KOLKATA: The Triple Talaq Bill has been a major poll plank of the BJP, with the party trying its best to woo a section of minorities with the legislation, even as those who had led the crusade against the practice continue to fight for their survival.
In its recently released manifesto for Lok Sabha polls, the saffron party, which failed to legislate the bill in Parliament due to stiff resistance by the opposition, has pledged to eliminate the practices of instant talaq and nikah halala if re-elected to power.
Vijaya Rahatkar, the national president of the party's Mahila Morcha, said the efforts of the Narendra Modi government to pass the Triple Talaq Bill "will surely yield positive results for the BJP" in the ongoing Lok Sabha polls.
Ironically, anti-triple talaq champions - Ishrat Jahan, Shayara Bano and Atiya Sabri - who had moved the Supreme Court to seek an end to the practice of instant divorce continue to live in abject poverty, with little or no means of income.
The court, in a landmark judgment in 2017, held the practice "void" and "unconstitutional".
Divorced in April 2015, Ishrat Jahan lives with her two children in neighbouring Howrah district.
"I am struggling to make both ends meet. I don't have money to send my children to school. As of now, I depend on my relatives for financial assistance," she told PTI.
Jahan had joined the BJP in 2018 and was initially expected to be one of the major minority faces of the party in Bengal.
It was also speculated that she would figure in BJP's list of Lok Sabha candidates in the state.
"Things appear to have changed. I am not in touch with the party any more. At times I visit party meetings, but that's about it," she said, when asked if the BJP leaders inquire about her.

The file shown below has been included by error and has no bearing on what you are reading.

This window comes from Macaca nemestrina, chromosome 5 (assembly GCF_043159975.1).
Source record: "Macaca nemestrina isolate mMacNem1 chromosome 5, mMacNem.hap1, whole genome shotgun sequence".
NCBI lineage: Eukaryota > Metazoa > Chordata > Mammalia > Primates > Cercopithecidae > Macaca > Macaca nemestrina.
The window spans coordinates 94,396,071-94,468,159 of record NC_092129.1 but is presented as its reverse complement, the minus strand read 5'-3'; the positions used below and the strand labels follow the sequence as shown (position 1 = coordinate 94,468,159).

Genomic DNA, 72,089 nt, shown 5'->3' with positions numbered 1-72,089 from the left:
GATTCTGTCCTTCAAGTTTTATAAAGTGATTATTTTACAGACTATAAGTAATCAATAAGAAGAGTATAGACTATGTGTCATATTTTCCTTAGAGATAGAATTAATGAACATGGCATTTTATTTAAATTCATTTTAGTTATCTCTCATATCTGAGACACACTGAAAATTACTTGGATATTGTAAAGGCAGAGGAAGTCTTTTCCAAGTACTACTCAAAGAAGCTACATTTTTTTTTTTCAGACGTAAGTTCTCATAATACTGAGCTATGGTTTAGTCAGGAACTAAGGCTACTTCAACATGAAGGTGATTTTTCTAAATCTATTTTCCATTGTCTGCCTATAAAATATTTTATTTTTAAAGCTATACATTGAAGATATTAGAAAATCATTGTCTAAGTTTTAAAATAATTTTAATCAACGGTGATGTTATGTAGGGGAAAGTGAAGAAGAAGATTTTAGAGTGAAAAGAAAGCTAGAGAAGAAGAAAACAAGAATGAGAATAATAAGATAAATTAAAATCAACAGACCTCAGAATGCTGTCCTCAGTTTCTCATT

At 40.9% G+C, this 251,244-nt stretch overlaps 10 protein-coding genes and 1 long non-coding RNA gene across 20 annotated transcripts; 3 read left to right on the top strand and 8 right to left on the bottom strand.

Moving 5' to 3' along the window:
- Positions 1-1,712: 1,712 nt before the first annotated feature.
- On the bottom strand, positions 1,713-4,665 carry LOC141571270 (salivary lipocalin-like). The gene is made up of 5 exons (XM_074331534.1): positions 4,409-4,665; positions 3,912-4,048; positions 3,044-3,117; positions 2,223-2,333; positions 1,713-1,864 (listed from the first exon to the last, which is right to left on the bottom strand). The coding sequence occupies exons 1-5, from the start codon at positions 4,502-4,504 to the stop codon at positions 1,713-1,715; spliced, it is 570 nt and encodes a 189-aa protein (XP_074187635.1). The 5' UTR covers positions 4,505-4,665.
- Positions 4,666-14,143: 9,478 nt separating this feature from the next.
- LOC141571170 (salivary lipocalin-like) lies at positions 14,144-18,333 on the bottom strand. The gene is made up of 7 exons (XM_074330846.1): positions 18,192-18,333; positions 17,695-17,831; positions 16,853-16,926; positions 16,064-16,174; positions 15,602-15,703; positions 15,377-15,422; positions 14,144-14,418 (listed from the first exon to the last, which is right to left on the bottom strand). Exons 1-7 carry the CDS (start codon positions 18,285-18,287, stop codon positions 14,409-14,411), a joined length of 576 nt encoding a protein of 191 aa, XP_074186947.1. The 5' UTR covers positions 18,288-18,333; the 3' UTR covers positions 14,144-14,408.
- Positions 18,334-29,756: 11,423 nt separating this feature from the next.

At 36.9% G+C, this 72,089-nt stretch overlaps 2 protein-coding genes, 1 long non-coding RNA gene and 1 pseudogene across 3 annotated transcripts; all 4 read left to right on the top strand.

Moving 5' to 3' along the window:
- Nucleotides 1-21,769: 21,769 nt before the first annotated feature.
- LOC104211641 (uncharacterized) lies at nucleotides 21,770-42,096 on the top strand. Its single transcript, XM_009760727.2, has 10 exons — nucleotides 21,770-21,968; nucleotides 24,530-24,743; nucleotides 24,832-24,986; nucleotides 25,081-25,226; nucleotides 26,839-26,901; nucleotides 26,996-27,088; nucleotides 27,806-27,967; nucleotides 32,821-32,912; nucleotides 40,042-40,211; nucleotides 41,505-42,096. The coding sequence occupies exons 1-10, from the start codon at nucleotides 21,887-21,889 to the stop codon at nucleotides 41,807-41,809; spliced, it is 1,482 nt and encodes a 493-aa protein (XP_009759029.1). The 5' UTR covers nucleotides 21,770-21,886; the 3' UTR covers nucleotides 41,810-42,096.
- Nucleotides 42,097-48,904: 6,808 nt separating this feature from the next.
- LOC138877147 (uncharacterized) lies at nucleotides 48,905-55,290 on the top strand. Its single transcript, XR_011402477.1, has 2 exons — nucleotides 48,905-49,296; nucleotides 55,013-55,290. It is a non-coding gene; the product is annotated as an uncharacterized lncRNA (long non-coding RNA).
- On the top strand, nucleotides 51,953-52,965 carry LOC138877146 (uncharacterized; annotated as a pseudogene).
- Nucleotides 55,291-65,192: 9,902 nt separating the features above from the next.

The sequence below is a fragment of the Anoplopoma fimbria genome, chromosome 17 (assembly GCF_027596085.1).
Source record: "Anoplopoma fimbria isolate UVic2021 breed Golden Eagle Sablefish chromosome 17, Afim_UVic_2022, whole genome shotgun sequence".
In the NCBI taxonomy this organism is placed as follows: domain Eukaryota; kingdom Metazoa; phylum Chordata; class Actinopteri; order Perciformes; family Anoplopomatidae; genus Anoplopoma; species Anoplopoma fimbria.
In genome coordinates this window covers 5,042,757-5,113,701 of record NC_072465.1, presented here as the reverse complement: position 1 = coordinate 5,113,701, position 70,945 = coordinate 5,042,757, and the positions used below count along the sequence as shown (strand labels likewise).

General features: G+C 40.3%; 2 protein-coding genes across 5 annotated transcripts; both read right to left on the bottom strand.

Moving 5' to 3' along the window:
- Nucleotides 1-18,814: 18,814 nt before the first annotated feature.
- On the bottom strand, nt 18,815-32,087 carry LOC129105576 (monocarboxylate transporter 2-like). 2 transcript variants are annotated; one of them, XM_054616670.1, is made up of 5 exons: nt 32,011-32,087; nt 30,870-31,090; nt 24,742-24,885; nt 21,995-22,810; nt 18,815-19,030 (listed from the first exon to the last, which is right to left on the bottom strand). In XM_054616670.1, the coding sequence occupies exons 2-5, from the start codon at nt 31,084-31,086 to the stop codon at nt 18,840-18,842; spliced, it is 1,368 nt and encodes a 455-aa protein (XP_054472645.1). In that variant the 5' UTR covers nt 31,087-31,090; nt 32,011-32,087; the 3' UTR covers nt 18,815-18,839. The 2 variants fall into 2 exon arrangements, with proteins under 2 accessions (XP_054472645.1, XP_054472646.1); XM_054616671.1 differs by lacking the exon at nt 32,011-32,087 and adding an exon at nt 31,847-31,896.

The story is no different for Shayara Bano and Atiya Sabri, who live under stressful financial conditions with no help from their divorced husbands.
"She doesn't have any income of her own. We try to help her in whatever way we can," Bano's brother Arshad told PTI from Uttar Pradesh.
Sabri's brother Rizwan, who is a resident of Uttarakhand, said the family wants the court matter to be disposed off soon.
He appealed to both the state and central governments to look into the early disposal of the case.
"My sister stays with me. She is part of my family. We don't want any financial help, we just want this matter to end soon," Rizwan said.
Two other petitioners, Afreen Rahman and Gulshan Parween, could not be contacted.
Rahatkar, when apprised of the condition of the three women, said she had met Jahan and assured her of financial assistance.
"We should always stand by those women who have suffered but not given up. I spoke to Ishrat and told her that we will provide assistance if she needed to send her children to school. We are also willing to give her loan under the government's Mudra scheme to help her start a business," Rahatkar told PTI.
Arguing that the triple Talaq Bill does not empower women, Sushmita, the president of All India Mahila Congress, said "criminalizing the practice isn't the solution".
"How does it (bill) help a Muslim woman? Punishing the husband does not guarantee financial support for the woman. If you talk about empowering a woman, you have to find her suitable means of income," Dev said.
Uzma Alam, the convenor of Bengal unit of the women's cell of All India Muslim Personal Law Board, said "no one but Jahan was responsible for her precarious condition".
"When she had issues with her husband and was given the talaq, I told her that we would help her in finding a job and make arrangements for her remarriage. But she had other things in her mind so she can't blame anybody for her condition now," she added.